Sunday, November 24, 2013

If it's harder than it should be, it's harder than it should be

Before school began I started reading a bit of Diane Craft's books. She teaches that when something is harder than it should be it's like teflon and slips out of the brain. You need to try a totally different approach so that it will stick like velcro. It seems so obvious, but when you are caught up in teaching, you don't see what's right in front of you.

That "different approach" usually includes pictures and stories to go along with those pictures.

Hyrum has some learning "glitches." He's been diagnosed with a language processing disorder, and I've diagnosed him with dyslexia. He is, simply put, not your ordinary learner.

I'll give you a glimpse into how severe this is, and what it's like to teach him: Math has been exceptionally hard for Hyrum. He couldn't count to 4 when he turned 4 years old.

I have started up Rightstart Math this year. In fact, by the end of last school year, he learned the rightstart song:

He sure is animated, isn't he?

The first foundation of this program (which has been an incredible program for Maxwell) is to RECOGNIZE the numbers 1-10 in different ways WITHOUT COUNTING. Here's some of their flash cards to give you an idea of what I mean:

If you listen to the song, you'll see that it just reinforces this. Super simple--right?

But Hyrum could NOT memorize this. The numbers 6-9 were just too hard to recognize, and he would sneakily count, and then say the number.

TWO MONTHS of teaching and nothing stuck. Yes we've been learning different things too, like odd vs even, parallel vs perpendicular, squares vs rhombus, etc, but this was the main thing that needed to be learned. We were both very frustrated.

I was lying in bed one night, and it finally came to me. It's harder than it should be. I needed to CHANGE the way I was teaching. (I know, I know, it took me two months? duh) And so I laid awake thinking of how to make these concepts into visual stories. This is what I came up with:

Seven=heaven, meaning a marriage that is heavenly that will last forever. That's why there are TWO on one hand, and all their kids on the other.

Six=sick, meaning there is ONE sick guy on one hand that everyone is avoiding on the other hand.

Eight=ate, meaning that the two guys on either side of the ice cream ate the ice cream, making that THREE on one hand and all the sad guys on the other hand who didn't eat.

Nine=mine, meaning "Mine! where's mine? Everyone else has a buddy but me!" making only FOUR on one hand while the other hand has one more, five.

TWO DAYS people. TWO DAYS and Hyrum confidently could recognize numbers in all the ways Rightstart wanted him to. I'm sure the previous two months helped, but not much.

Anyway, in the way of the usual stuff, for science last week we learned about the moon. We learned all about tides, the dark side of the moon, months and eclipses.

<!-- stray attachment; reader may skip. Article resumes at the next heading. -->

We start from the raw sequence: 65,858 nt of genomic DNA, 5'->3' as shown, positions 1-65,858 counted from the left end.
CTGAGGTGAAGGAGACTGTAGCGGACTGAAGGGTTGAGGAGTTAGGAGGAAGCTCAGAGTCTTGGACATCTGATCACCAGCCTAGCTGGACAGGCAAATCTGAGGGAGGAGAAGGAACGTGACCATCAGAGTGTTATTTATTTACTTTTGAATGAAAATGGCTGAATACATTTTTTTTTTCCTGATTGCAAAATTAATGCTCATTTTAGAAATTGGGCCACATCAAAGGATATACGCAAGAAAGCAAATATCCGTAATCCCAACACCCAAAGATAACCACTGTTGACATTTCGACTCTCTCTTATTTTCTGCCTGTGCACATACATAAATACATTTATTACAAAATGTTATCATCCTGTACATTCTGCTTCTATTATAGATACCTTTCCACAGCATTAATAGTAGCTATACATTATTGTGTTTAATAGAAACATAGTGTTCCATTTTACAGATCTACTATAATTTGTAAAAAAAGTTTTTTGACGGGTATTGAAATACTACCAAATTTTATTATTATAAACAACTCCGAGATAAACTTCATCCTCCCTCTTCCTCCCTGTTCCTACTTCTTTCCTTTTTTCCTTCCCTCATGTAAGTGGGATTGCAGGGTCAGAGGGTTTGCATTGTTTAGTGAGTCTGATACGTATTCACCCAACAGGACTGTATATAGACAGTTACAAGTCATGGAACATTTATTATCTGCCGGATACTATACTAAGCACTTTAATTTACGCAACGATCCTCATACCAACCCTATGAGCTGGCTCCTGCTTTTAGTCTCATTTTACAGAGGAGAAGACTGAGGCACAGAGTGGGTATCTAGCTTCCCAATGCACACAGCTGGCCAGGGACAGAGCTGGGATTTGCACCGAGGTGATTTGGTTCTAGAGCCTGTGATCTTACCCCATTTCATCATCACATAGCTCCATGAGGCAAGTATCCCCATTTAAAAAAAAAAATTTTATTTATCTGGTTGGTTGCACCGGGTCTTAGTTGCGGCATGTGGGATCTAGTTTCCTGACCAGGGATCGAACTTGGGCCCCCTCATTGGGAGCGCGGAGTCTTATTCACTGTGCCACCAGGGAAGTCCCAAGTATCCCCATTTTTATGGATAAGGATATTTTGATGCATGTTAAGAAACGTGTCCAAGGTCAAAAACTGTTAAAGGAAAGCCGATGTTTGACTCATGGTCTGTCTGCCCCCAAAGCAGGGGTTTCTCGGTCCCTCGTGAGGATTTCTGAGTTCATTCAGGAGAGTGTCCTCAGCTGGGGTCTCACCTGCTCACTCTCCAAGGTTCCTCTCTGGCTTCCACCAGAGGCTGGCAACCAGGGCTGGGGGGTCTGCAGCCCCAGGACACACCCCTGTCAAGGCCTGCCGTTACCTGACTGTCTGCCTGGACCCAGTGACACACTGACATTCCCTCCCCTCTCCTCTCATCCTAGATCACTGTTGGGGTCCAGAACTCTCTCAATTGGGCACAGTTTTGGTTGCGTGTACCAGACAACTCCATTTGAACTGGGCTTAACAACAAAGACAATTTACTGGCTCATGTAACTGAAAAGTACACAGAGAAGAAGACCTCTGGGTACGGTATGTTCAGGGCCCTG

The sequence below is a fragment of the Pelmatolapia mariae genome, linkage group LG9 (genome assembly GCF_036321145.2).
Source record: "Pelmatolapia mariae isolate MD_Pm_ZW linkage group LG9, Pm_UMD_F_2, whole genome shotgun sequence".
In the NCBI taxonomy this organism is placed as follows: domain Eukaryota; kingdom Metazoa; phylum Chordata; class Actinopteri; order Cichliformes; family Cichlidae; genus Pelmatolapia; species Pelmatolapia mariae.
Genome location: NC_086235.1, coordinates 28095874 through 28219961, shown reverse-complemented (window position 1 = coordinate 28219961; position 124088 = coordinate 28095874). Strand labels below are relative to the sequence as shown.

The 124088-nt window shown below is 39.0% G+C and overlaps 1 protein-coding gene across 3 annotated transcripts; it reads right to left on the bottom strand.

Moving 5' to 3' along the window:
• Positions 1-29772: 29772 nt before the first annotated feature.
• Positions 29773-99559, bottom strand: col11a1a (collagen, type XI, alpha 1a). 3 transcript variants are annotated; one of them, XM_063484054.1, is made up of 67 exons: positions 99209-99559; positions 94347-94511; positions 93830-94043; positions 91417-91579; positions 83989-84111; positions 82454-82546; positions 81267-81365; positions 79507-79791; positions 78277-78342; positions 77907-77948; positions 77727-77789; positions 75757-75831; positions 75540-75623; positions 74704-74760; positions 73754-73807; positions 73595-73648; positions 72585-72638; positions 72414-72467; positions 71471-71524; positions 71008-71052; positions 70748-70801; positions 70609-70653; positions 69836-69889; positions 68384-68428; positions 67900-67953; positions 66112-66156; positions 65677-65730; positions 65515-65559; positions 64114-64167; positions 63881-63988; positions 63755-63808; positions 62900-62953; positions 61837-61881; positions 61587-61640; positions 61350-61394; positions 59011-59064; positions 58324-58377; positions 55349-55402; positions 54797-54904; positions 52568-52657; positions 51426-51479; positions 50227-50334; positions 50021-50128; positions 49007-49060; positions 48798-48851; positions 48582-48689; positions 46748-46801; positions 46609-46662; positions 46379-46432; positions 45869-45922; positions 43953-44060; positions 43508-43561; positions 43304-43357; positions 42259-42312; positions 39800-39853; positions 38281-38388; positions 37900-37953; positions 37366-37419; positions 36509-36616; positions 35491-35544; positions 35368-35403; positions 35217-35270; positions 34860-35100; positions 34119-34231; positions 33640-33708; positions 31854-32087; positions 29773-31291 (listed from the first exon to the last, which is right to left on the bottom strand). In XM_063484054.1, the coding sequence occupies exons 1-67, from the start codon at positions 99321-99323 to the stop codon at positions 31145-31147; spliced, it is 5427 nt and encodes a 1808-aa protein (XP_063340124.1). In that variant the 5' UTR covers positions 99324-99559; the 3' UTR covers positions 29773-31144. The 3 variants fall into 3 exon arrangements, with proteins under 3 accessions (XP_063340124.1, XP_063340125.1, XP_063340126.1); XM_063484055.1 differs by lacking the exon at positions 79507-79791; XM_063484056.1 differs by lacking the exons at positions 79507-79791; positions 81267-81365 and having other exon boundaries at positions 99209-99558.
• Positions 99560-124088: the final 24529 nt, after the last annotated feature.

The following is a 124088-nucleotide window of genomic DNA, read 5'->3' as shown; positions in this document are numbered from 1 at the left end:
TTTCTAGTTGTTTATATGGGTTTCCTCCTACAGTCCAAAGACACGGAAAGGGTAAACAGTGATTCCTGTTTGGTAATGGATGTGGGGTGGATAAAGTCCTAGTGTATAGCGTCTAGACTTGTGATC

The fact that there's a high tide on the other side of the world fascinated me, so I spent some extra time on that. Here's a photo of us talking about the gravitational center of the earth and how it's affected by the moon, and the slinky experiment explaining how the tide on the other side of the world is caused by the ocean's inertia. I found this experiment here.

This week we learned about the earth's rotation. Looking at what's suggested for next week, I should have just combined both weeks. whatever.

One thing we learned is how the zodiac changes in the sky because of our location around the sun:

Also, we drew pictures of astronauts, satellites, space stations, and things so that we could complete a scout badge requirement.  

Geography last week and this week: Last week we studied Buddha and Confucius. We learned about yoga, meditation, and had fortune cookies with confucius' sayings in them. I really loved the books "the cleverest thief" by Padma and the Values tale about Confucius. My boys doing yoga and meditation:

We studied reincarnation as part of this, and it just felt wrong. Hyrum and Daniel are too little to learn something with the intro of "We don't believe this, but..." I want my kids to learn about all religions. I want my kids to understand all people in the world, but I think there are different stages in life to learn all that children need to know.

This realization put a kink in my plans. A kink is my word for rationalized delay. I knew I didn't want to teach Hyrum and Daniel about Islam, so I just delayed teaching Islam until this week and didn't have time for Judaism and non-LDS-Christianity (although I have no problem with teaching Hyrum and Daniel about these.)

Well, I did teach Maxwell (and a few of his cousins) about Islam. We talked about the five pillars of Islam and how they relate to the LDS faith, and we made our own Mosque with five parts. One for each pillar.

Umm yah I guess you can only see three here. Oh well.

Anyway, I had to include this photo of Daniel. He is enjoying kindergarten wonderfully and has mastered learning his "Magic 'C'" letters. Here he is in his magic cape as he practises his letters.

Notice that we are on the counter, not the table? Ya, monster one-year-old William has been wreaking havoc on our individual school time because he can get onto the table easily. He has yet to figure out how to get on to the counter. Thus we moved.

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